Monday, March 21, 2005

Police Don't Have to Protect You

There must be more to this than what is reported in this article. Because if there isn't, this is bloody incredible.

Three times during the evening of the abduction, the mother had reported to the Castle Rock police that her girls were missing. She also had obtained a protective order during her divorce proceeding that required her husband to stay away from her house. The order also said police "shall" use all reasonable means to protect her and her children.

The officer who took her calls did nothing, except tell her to call back in two hours if the girls did not reappear.


"The reason is they're too busy," he said. Plenty of laws impose a duty on the government, he noted, "but that doesn't mean the victim has a right to enforce it" by suing, he added.


"Don't the police have an obligation to enforce" the protective order? Ginsburg asked.

No, Eastman replied.

"Can they just ignore all orders of this kind?" Stevens asked. Yes, said a Bush administration lawyer, although the failure to act may lead to a lawsuit in the state courts, he added.

WaPo has this article. With this interesting point about the 14th amendment with respect to another case.

The county's failure deprived the boy of his 14th Amendment right to liberty without due process of law, the mother argued. But the court ruled that the boy had no such "liberty interest" because the 14th Amendment does not require states to protect individual members of the public against harm caused by private parties.

The 14th Amendment, Chief Justice William H. Rehnquist wrote for the majority, "is phrased as a limitation on the State's power to act, not as a guarantee of certain minimal levels of safety and security; while it forbids the State itself to deprive individuals of life, liberty, and property without due process of law, its language cannot fairly be read to impose an affirmative obligation on the State to ensure that those interests do not come to harm through other means."

Hmmm. Very interesting. Where does this place self defense then? If the government has no obligation to protect you from another private party, how can they prevent you from protecting yourself from that private party? (i.e. Gun Control)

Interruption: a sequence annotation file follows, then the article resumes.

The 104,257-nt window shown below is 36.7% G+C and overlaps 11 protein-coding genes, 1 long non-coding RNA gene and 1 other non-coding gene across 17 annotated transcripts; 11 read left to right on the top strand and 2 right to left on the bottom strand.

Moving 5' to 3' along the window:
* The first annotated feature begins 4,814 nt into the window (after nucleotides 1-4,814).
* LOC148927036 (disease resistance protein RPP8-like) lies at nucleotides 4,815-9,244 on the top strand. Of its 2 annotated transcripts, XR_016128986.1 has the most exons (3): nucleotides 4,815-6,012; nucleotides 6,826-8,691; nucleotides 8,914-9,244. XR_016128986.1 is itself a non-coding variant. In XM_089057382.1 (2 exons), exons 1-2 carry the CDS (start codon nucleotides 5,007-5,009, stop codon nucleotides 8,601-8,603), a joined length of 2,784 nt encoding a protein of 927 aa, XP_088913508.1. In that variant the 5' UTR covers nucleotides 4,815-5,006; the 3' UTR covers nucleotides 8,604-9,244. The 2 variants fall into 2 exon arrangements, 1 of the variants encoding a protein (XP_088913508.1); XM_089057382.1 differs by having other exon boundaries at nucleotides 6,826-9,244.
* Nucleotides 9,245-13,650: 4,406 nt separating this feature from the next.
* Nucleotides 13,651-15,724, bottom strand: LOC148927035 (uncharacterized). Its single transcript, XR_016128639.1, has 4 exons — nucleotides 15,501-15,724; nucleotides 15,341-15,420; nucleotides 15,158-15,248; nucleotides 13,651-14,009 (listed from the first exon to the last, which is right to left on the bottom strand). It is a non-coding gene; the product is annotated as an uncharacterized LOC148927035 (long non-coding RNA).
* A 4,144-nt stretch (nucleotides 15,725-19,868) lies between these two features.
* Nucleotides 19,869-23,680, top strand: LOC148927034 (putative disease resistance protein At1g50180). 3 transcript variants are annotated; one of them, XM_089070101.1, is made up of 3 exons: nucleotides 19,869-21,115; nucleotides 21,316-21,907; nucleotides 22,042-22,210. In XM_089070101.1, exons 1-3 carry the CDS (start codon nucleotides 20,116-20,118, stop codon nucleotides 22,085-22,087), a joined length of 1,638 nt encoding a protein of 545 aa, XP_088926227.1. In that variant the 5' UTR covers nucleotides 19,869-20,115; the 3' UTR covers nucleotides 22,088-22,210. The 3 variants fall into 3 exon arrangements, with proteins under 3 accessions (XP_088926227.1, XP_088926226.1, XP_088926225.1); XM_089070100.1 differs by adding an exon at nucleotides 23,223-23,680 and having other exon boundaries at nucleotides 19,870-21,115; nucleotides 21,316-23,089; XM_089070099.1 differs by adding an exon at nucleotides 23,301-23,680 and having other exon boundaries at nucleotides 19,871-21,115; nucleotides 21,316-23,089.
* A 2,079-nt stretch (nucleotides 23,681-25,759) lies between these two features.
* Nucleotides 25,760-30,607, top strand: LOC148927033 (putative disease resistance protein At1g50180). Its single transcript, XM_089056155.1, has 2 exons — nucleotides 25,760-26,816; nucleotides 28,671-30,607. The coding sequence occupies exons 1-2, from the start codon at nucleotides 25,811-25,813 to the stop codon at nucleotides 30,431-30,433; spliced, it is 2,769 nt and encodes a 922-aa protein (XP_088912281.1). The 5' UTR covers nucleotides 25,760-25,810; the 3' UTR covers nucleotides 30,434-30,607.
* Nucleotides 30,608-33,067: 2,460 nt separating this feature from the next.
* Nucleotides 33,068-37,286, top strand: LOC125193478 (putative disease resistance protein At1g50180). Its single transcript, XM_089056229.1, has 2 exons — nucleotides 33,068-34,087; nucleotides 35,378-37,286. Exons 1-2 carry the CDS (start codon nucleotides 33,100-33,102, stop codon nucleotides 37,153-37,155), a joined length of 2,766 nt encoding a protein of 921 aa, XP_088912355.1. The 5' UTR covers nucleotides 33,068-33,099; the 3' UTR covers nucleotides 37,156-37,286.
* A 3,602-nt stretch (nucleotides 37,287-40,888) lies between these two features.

Several other articles do a better job in explaining the circumstances.

Castle Rock officials also say that Gonzales has wrongly characterized the police as unresponsive to her demands to find her daughters. Assistant Town Manager Fritz Sprague says police tried several times to find Simon Gonzales. Sprague says that Jessica Gonzales did not lead police to believe that her husband had a weapon or that the children were in imminent danger.

I still think this smells funny.


Granted said...

I've heard and read several reports on this. Most seem to agree on the basic facts. A few details that make it murkee are the fact that, while restrained under the order, the father was allowed to take the kids out once a week. How exactly that worked hasn't been explained any where that I saw. Further, the father never threatened the children prior to the incident. The spark for the restraining order was when he threatened to kill himself in front of the kids. During one of the phone calls the police dispatcher asked her if she thought he would harm the kids and she said no. So, while, as far as I'm concerned, this type of thing is another example of why you must have the strongest reasonable means of self-defense because the cops can't be there, I just can't see this one as the fault of the police department. That said, this is a bloody huge case. If they find for the defendant, they're basically saying that the cops have an actual obligation to protect people, which is a serious change in the law and will result in towns all over the country going belly up because of the liability insurance or lawsuits because the Police failed.

Nylarthotep said...

I'm on board with this can't be allowed to open a law-suit hell, but I can't take hearing the "police will protect you" mantra either. There is just far too much of that in the society now, and here is just another case where the law allows for what is called a protection, but they don't have to do anything to actually protect you.

Then you hear various law enforcement agencies stating you shouldn't be allowed certain devices to protect yourself and use the reason that the police will protect you. Look at England and that CF and you'll see where it leads to in the worst of cases. Or look at D.C. which is just a localized American version of the same thing.

I can understand law enforcement wanting to limit guns, because it makes their life safer. But they also shouldn't mind when they are told to STFU because their saftey makes the people, that they are supposed to protect, life's unsafe.